S. M. Edwardes

A FISHERMAN'S LEGEND.

A friend has supplied me with the following quaint history of a well-known Marathi ballad, which is widely chanted by the lower classes in and around Bombay. Composed originally as a song of seed-time, it has now lost its primary significance and is sung by men at their work or by mothers hushing their children in the dark alleys of the city. The verse runs thus: -

  "Nakhwa Koli jat bholi,
  Ghara madhye dravya mahamar,
  Topiwalyane hukum kela,
  Batliwalyachya barabar."

MORNING.

  "Binishin bar sari juyo guzari umr bibin
   kin isharat zi jahani guzeran mara bas."

We had wandered off the main thoroughfare, where the trams, hurtling past the Irani's tea shop, drown from time to time the chatter of Khoda Behram's clientele; and skirting a group of Mahomedans who nightly sit in solemn conclave, some on the 'otlas,' others on charpoys or chairs placed well in the fairway of traffic, we reached at length a sombre and narrow 'gali,' seemingly untenanted save by the shadows.

There are certain clubs in the city where a man may purchase nightly oblivion for the modest sum of two or three annas; and hither come regularly, like homing pigeons at nightfall, the human flotsam and jetsam, which the tide of urban life now tosses into sight for a brief moment and now submerges within her bosom. Halt in that squalid lane which looks out upon the traffic of one of the most crowded thoroughfares and listen, if you will, for some sign of life in the dark, ungarnished house which towers above you.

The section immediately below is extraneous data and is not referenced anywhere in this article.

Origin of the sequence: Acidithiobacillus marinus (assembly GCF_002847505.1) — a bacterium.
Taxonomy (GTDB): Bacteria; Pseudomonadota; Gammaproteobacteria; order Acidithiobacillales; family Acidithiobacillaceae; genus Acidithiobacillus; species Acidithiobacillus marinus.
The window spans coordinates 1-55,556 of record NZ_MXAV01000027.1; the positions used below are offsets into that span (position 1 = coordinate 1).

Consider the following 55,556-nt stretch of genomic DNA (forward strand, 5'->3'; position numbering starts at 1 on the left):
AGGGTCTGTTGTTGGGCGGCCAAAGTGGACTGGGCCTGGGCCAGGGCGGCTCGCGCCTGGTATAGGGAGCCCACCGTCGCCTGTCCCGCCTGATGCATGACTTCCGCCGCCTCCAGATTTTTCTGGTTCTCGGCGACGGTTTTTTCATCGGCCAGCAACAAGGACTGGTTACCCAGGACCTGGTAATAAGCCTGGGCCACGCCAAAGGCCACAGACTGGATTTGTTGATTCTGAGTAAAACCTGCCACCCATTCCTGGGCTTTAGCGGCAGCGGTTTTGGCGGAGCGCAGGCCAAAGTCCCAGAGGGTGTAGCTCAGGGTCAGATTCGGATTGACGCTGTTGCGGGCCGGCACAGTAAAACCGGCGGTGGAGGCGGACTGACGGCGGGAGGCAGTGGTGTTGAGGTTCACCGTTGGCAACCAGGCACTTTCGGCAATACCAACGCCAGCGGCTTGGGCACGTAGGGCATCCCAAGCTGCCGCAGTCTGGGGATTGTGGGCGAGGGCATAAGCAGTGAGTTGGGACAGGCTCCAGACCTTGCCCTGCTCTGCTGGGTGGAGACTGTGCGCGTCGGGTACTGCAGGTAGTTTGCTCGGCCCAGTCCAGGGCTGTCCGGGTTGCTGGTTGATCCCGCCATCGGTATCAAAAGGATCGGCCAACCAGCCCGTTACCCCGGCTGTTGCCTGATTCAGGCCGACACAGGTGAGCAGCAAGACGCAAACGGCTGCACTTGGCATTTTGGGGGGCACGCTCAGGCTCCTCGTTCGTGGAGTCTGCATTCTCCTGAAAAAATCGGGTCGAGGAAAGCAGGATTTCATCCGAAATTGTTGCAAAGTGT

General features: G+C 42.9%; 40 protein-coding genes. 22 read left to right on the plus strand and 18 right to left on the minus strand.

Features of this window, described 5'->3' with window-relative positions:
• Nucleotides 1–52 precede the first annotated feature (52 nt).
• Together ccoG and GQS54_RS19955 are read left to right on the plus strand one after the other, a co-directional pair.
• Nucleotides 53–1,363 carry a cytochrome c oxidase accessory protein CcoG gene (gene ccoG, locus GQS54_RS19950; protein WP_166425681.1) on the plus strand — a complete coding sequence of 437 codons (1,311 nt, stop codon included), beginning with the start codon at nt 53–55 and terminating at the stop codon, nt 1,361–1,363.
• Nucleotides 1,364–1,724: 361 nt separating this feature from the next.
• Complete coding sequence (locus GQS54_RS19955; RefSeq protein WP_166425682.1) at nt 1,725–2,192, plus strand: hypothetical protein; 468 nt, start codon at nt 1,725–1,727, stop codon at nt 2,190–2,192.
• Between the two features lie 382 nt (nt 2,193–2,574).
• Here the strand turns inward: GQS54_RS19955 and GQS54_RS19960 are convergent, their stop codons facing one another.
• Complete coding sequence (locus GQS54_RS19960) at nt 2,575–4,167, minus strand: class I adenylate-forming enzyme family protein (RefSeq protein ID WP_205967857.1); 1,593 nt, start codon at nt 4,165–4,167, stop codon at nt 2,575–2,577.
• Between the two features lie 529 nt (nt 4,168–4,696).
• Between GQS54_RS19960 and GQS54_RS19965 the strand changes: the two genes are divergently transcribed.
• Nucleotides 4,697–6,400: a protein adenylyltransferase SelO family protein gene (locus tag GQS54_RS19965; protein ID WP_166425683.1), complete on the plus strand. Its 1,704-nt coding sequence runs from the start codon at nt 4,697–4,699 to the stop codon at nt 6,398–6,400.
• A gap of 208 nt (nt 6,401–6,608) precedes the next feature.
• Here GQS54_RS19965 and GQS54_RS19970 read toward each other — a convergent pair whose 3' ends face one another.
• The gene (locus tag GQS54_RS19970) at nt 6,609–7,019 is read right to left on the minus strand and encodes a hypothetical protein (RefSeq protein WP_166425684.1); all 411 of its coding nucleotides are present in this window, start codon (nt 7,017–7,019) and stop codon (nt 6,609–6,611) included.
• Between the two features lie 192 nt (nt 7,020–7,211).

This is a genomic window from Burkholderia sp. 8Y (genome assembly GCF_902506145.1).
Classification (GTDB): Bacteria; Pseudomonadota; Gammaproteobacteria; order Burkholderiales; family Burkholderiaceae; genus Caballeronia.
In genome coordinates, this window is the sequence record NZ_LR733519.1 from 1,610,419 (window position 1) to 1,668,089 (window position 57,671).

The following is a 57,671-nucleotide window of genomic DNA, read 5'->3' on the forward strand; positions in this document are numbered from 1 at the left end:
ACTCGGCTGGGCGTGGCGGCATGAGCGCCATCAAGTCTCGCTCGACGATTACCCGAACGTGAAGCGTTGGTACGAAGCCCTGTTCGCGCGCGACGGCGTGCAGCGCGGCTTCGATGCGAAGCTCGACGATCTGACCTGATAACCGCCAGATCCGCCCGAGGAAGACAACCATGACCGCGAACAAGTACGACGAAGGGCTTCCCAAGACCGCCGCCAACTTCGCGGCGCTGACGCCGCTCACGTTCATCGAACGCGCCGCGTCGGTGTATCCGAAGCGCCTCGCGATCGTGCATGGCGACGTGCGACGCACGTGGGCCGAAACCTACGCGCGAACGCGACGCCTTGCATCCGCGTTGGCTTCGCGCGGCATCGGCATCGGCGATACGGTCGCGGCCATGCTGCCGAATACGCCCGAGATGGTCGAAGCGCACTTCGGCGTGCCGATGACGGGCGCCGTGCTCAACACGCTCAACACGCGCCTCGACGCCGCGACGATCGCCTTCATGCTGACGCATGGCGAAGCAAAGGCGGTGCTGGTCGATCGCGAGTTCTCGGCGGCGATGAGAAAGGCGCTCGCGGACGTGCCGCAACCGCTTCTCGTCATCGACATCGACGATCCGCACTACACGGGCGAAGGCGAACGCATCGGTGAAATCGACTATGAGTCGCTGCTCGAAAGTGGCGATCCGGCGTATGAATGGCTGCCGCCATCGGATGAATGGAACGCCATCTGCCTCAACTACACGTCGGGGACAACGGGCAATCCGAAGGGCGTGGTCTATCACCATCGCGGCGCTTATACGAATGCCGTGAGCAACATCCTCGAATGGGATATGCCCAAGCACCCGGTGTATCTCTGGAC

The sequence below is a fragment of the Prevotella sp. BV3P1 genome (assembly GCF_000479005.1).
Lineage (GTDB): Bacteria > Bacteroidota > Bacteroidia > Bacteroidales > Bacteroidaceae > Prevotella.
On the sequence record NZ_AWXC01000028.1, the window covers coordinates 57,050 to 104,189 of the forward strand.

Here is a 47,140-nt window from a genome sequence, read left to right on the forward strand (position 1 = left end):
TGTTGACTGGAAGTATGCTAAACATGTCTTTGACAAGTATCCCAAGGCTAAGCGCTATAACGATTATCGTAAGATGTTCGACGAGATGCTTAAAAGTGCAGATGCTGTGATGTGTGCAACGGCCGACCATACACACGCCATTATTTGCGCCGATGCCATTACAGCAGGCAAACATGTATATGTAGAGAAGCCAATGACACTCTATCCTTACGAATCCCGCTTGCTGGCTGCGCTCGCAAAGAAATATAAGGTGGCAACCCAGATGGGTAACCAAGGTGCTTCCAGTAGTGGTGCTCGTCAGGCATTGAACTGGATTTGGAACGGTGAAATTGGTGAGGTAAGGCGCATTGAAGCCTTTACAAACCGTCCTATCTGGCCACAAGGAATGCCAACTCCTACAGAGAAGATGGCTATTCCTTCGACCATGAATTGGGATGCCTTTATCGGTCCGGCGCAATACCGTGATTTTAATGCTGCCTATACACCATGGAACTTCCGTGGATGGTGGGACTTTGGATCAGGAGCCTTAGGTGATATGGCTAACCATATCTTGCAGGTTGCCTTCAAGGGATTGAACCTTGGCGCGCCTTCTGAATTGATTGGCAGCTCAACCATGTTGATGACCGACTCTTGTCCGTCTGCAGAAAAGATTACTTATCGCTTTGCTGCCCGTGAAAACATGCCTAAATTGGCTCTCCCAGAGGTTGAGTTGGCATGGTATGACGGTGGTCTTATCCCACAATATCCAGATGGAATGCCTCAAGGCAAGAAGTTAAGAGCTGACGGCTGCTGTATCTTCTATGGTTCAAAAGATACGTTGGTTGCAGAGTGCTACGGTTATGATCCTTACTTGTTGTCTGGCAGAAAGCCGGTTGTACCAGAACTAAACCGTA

A REMINISCENCE.

(Written August. 1908)

About half a mile westward of the town of Junnar there rises from the plain a colossal hill, the lower portion whereof consists of steep slopes covered with rough grass and a few trees, and the upper part of two nearly perpendicular tiers of scarped rock, surmounted by an undulating and triangular-shaped summit. The upper tier commences at a height of six hundred feet from the level of the plain and, rising another 200 feet, extends dark and repellant round the entire circumference of the hill.

The scene of her earliest memories was a small room with spotless floor-cloth, the windows whereof looked out upon the foliage of "ber" and tamarind. During the day a black-bearded man would recline upon the cushions, idly fondling her and calling her "Piyari" ( dearest); and at night a pretty young woman would place her in a brightly-painted "jhula" (swinging-cot) and sing her to sleep. Then the scene changes. He of the black beard is away, and the form of the beloved lies stark beneath a white sheet while mysterious women folk go to and fro within the house.

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